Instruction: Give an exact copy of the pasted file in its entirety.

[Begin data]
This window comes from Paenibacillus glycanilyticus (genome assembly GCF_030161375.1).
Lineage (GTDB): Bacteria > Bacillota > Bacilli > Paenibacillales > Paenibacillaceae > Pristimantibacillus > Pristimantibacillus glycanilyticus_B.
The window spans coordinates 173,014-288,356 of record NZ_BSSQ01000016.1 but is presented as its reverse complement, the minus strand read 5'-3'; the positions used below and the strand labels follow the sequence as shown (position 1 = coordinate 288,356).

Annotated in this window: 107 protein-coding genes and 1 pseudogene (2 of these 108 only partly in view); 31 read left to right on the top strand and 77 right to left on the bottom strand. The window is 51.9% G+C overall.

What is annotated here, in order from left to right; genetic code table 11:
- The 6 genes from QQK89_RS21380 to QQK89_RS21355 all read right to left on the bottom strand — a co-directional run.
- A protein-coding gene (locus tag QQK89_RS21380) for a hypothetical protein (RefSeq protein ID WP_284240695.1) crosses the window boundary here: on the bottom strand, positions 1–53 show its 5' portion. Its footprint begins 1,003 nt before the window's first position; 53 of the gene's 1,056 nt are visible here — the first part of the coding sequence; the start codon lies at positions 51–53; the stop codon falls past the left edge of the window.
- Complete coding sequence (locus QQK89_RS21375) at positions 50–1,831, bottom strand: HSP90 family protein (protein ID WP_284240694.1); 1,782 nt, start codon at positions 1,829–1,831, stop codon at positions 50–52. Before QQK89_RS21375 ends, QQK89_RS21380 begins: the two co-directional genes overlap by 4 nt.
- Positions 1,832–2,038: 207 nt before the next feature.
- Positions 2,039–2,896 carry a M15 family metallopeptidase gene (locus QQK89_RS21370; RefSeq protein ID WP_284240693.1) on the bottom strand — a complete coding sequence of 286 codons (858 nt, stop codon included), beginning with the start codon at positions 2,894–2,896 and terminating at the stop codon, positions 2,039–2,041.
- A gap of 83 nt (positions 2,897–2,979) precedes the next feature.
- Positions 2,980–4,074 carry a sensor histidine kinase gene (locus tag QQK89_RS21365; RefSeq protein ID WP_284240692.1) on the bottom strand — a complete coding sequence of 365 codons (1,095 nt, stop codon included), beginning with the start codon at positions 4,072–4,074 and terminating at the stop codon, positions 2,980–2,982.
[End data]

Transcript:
This window comes from Paenibacillus glycanilyticus (genome assembly GCF_030161375.1).
Lineage (GTDB): Bacteria > Bacillota > Bacilli > Paenibacillales > Paenibacillaceae > Pristimantibacillus > Pristimantibacillus glycanilyticus_B.
The window spans coordinates 173,014-288,356 of record NZ_BSSQ01000016.1 but is presented as its reverse complement, the minus strand read 5'-3'; the positions used below and the strand labels follow the sequence as shown (position 1 = coordinate 288,356).

Annotated in this window: 107 protein-coding genes and 1 pseudogene (2 of these 108 only partly in view); 31 read left to right on the top strand and 77 right to left on the bottom strand. The window is 51.9% G+C overall.

What is annotated here, in order from left to right; genetic code table 11:
- The 6 genes from QQK89_RS21380 to QQK89_RS21355 all read right to left on the bottom strand — a co-directional run.
- A protein-coding gene (locus tag QQK89_RS21380) for a hypothetical protein (RefSeq protein ID WP_284240695.1) crosses the window boundary here: on the bottom strand, positions 1–53 show its 5' portion. Its footprint begins 1,003 nt before the window's first position; 53 of the gene's 1,056 nt are visible here — the first part of the coding sequence; the start codon lies at positions 51–53; the stop codon falls past the left edge of the window.
- Complete coding sequence (locus QQK89_RS21375) at positions 50–1,831, bottom strand: HSP90 family protein (protein ID WP_284240694.1); 1,782 nt, start codon at positions 1,829–1,831, stop codon at positions 50–52. Before QQK89_RS21375 ends, QQK89_RS21380 begins: the two co-directional genes overlap by 4 nt.
- Positions 1,832–2,038: 207 nt before the next feature.
- Positions 2,039–2,896 carry a M15 family metallopeptidase gene (locus QQK89_RS21370; RefSeq protein ID WP_284240693.1) on the bottom strand — a complete coding sequence of 286 codons (858 nt, stop codon included), beginning with the start codon at positions 2,894–2,896 and terminating at the stop codon, positions 2,039–2,041.
- A gap of 83 nt (positions 2,897–2,979) precedes the next feature.
- Positions 2,980–4,074 carry a sensor histidine kinase gene (locus tag QQK89_RS21365; RefSeq protein ID WP_284240692.1) on the bottom strand — a complete coding sequence of 365 codons (1,095 nt, stop codon included), beginning with the start codon at positions 4,072–4,074 and terminating at the stop codon, positions 2,980–2,982.